Why Turkey Takes Part in the US Tactical Nuclear Weapons Modernization Program?
Andrei AKULOV | 06.09.2015 | FEATURED STORY

Why Turkey Takes Part in the US Tactical Nuclear Weapons Modernization Program?

In 2012 the Obama Administration initiated the Life Extension Program (LEP) for the B61 tactical nuclear bombs that will extend its life by 20 to 30 years at the estimated cost of $8 billion. The first complete B61-12 (a brand new guided modification of the bomb recently tested in Nevada to replace the existing B61-3, -4, -7, and -10) is scheduled for 2020. The US Air Force plans to equip all F-35s in Europe with nuclear capability by 2024. Besides the US, the nuclear-capable F-35A will be supplied to the Turkish Air Force.

Currently around 200 B61 bombs are deployed in underground vaults inside around 90 protective aircraft shelters at six bases in five NATO countries (Belgium, Germany, Italy, the Netherlands, and Turkey). About half of the munitions are earmarked for delivery by the national aircraft of these non-nuclear states, although they all are parties to the Non-Proliferation Treaty (NPT) of 1968 that envisions certain obligations.

For instance, Article I of the NPT prohibits the transfer of nuclear weapons from NWS (nuclear weapons states) to other states: «Each nuclear-weapon State Party to the Treaty undertakes not to transfer to any recipient whatsoever nuclear weapons or other nuclear explosive devices or control over such weapons or explosive devices».

Article II requires NNWS (non-nuclear weapons states) not to receive nuclear weapons: «Each non-nuclear-weapon State Party to the Treaty undertakes not to receive the transfer from any transfer or whatsoever of nuclear weapons or other nuclear explosive devices or of control over such weapons or explosive devices».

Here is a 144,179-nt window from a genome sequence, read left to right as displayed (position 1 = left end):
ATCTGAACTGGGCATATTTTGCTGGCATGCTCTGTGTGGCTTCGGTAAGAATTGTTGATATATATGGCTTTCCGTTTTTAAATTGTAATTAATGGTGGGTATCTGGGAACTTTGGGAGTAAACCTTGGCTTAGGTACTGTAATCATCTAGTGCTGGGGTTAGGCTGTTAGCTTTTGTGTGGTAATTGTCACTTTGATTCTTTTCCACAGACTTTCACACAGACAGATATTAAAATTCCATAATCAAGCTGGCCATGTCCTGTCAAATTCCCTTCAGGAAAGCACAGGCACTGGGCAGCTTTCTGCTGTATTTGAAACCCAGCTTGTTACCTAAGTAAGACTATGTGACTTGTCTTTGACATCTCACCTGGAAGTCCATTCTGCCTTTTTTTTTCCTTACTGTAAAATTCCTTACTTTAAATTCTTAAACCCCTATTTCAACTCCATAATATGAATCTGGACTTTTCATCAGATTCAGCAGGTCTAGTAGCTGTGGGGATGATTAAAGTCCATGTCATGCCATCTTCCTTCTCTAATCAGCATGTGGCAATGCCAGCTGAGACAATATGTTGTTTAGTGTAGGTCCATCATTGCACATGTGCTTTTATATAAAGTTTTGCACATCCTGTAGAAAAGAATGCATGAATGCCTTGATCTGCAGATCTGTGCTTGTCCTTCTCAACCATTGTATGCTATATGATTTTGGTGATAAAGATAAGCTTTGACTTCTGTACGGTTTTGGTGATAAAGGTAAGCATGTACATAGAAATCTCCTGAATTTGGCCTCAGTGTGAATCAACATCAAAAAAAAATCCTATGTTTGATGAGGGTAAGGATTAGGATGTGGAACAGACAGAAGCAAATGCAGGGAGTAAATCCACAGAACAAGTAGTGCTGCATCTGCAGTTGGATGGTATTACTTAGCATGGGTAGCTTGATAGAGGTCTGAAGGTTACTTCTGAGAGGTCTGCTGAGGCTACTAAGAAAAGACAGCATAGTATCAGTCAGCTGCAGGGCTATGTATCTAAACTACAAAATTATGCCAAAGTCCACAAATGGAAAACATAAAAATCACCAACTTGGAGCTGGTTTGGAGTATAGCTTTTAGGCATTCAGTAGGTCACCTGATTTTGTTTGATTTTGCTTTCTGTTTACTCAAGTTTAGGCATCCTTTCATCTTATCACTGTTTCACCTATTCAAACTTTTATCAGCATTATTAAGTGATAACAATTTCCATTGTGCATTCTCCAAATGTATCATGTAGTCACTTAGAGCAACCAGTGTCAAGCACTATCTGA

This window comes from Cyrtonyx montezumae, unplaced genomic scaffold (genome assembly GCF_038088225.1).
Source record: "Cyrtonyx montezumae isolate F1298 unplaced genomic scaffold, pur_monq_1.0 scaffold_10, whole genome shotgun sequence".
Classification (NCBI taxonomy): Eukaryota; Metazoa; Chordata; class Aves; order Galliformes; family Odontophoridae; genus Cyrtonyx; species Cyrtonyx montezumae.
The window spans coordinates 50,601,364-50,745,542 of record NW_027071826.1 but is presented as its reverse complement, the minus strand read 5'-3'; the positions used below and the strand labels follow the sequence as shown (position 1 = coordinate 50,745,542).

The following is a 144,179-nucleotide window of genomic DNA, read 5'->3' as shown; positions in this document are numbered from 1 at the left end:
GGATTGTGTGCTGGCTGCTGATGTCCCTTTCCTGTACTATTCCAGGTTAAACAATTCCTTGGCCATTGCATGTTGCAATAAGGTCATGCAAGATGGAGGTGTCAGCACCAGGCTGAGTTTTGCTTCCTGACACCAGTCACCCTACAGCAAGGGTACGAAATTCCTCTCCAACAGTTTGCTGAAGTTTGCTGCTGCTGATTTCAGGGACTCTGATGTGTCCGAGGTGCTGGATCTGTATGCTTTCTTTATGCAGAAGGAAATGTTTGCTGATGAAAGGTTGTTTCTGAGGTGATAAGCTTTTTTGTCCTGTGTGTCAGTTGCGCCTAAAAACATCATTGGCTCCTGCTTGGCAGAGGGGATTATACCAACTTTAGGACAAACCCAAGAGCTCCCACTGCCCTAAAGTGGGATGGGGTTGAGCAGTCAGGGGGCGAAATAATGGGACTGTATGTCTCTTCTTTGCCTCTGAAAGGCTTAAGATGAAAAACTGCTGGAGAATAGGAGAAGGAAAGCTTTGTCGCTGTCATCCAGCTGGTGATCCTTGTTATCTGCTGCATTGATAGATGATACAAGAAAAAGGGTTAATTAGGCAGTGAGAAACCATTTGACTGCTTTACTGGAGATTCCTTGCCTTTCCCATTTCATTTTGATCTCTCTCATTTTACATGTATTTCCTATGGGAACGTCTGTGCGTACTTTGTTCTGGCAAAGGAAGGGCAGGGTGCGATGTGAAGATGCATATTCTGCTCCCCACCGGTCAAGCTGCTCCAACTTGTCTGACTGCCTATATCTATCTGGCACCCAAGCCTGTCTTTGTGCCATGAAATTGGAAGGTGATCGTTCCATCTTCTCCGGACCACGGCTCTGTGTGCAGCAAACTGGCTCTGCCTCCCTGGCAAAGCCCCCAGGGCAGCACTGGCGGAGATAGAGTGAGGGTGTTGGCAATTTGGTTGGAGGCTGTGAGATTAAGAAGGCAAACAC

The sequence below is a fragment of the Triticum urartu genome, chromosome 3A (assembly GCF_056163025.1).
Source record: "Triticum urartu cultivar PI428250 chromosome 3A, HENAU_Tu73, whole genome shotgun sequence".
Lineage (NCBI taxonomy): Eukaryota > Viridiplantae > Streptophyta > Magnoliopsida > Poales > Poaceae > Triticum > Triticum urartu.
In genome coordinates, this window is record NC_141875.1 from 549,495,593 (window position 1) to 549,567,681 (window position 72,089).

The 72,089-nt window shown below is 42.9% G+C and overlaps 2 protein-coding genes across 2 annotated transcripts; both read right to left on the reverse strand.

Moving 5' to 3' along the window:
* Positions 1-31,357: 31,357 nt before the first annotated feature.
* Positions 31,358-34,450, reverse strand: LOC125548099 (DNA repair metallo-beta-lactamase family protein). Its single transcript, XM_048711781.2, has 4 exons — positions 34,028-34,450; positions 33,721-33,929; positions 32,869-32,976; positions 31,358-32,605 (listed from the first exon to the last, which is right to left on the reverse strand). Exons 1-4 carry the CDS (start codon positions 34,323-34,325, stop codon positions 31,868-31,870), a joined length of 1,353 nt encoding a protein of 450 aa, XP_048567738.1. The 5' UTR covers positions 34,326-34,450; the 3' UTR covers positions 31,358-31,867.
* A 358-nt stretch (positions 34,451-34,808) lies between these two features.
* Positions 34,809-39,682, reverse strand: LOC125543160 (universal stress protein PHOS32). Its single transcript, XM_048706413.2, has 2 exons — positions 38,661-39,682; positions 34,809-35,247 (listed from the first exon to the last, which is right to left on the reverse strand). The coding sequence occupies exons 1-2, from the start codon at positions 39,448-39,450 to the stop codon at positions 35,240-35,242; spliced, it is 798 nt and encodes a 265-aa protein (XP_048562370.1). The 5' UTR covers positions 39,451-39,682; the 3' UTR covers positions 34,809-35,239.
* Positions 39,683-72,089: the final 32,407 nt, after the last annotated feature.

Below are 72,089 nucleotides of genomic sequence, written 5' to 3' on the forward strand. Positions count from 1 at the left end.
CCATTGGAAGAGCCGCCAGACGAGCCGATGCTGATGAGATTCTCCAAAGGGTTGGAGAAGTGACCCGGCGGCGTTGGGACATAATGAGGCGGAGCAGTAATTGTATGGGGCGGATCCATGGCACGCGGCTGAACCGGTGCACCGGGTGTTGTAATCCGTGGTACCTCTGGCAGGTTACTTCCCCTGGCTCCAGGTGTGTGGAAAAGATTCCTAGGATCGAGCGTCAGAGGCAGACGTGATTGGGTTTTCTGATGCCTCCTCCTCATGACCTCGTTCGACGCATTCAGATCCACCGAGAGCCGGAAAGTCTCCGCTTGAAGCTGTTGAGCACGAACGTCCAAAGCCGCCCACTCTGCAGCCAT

The upgrade contradicts the Obama administration’s pledge that LEPs «will not…provide for new military capabilities». It also undercuts the U.S. goal to seek «bold reductions in US and Russian tactical weapons in Europe».

Tactical nuclear weapons are no status quo weapons. Their battlefield purpose increases the chance of a nuclear escalation, which is why the superpowers removed most of them from Central Europe in the late 1980s and early 1990s. The upgrade makes Russia take retaliatory measures increasing the possibility of Europe plunging in the quagmire of dangerous arms race.

The extension and modernization of the U.S. nuclear deployment in Europe competes with resources needed for more important conventional forces and operations, especially in view of the volatile situation in the Middle East and the successes of the Islamic State that continues to gain ground despite the efforts of the US-led coalition to counter it.

Turkey sets much store by being part of the alliance’s nuclear sharing effort formally justified by the need to counter the Russian tactical nuclear weapon (TNW) arsenal. This vision clearly ignores the NATO’s conventional military superiority. It also turns a blind eye to the fact that the US, UK and French nuclear arsenals provide more than enough deterrence against any threat.